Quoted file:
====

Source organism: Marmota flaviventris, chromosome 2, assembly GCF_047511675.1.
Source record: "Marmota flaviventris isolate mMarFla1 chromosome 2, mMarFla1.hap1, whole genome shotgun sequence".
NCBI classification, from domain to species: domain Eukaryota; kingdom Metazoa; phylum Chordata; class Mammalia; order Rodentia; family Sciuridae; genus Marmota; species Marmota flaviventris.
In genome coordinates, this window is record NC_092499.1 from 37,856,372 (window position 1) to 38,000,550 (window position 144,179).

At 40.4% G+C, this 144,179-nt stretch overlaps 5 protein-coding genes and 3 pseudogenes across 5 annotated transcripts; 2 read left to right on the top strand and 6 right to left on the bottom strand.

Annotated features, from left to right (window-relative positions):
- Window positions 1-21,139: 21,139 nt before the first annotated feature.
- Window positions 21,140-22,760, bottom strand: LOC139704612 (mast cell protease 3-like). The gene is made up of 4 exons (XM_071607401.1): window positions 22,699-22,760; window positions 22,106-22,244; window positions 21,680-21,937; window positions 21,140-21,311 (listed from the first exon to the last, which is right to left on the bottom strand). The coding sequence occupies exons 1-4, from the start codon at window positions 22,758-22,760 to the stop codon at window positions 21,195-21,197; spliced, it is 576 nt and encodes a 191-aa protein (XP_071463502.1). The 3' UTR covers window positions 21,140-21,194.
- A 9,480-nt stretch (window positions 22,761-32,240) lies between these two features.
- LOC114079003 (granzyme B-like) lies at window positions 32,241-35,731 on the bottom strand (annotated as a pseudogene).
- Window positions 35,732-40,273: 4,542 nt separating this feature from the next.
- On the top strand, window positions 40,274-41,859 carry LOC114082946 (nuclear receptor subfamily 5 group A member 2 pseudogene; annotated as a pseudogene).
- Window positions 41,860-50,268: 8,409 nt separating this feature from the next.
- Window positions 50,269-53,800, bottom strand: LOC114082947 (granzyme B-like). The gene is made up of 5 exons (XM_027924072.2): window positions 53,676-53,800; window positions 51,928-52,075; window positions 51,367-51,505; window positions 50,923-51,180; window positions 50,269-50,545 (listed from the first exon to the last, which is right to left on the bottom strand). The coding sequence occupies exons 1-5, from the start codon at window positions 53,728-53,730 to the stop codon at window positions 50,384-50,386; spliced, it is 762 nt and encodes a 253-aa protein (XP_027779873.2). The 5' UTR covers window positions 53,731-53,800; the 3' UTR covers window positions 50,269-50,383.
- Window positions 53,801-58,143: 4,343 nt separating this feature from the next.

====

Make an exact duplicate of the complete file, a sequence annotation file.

Source organism: Marmota flaviventris, chromosome 2, assembly GCF_047511675.1.
Source record: "Marmota flaviventris isolate mMarFla1 chromosome 2, mMarFla1.hap1, whole genome shotgun sequence".
NCBI classification, from domain to species: domain Eukaryota; kingdom Metazoa; phylum Chordata; class Mammalia; order Rodentia; family Sciuridae; genus Marmota; species Marmota flaviventris.
In genome coordinates, this window is record NC_092499.1 from 37,856,372 (window position 1) to 38,000,550 (window position 144,179).

At 40.4% G+C, this 144,179-nt stretch overlaps 5 protein-coding genes and 3 pseudogenes across 5 annotated transcripts; 2 read left to right on the top strand and 6 right to left on the bottom strand.

Annotated features, from left to right (window-relative positions):
- Window positions 1-21,139: 21,139 nt before the first annotated feature.
- Window positions 21,140-22,760, bottom strand: LOC139704612 (mast cell protease 3-like). The gene is made up of 4 exons (XM_071607401.1): window positions 22,699-22,760; window positions 22,106-22,244; window positions 21,680-21,937; window positions 21,140-21,311 (listed from the first exon to the last, which is right to left on the bottom strand). The coding sequence occupies exons 1-4, from the start codon at window positions 22,758-22,760 to the stop codon at window positions 21,195-21,197; spliced, it is 576 nt and encodes a 191-aa protein (XP_071463502.1). The 3' UTR covers window positions 21,140-21,194.
- A 9,480-nt stretch (window positions 22,761-32,240) lies between these two features.
- LOC114079003 (granzyme B-like) lies at window positions 32,241-35,731 on the bottom strand (annotated as a pseudogene).
- Window positions 35,732-40,273: 4,542 nt separating this feature from the next.
- On the top strand, window positions 40,274-41,859 carry LOC114082946 (nuclear receptor subfamily 5 group A member 2 pseudogene; annotated as a pseudogene).
- Window positions 41,860-50,268: 8,409 nt separating this feature from the next.
- Window positions 50,269-53,800, bottom strand: LOC114082947 (granzyme B-like). The gene is made up of 5 exons (XM_027924072.2): window positions 53,676-53,800; window positions 51,928-52,075; window positions 51,367-51,505; window positions 50,923-51,180; window positions 50,269-50,545 (listed from the first exon to the last, which is right to left on the bottom strand). The coding sequence occupies exons 1-5, from the start codon at window positions 53,728-53,730 to the stop codon at window positions 50,384-50,386; spliced, it is 762 nt and encodes a 253-aa protein (XP_027779873.2). The 5' UTR covers window positions 53,731-53,800; the 3' UTR covers window positions 50,269-50,383.
- Window positions 53,801-58,143: 4,343 nt separating this feature from the next.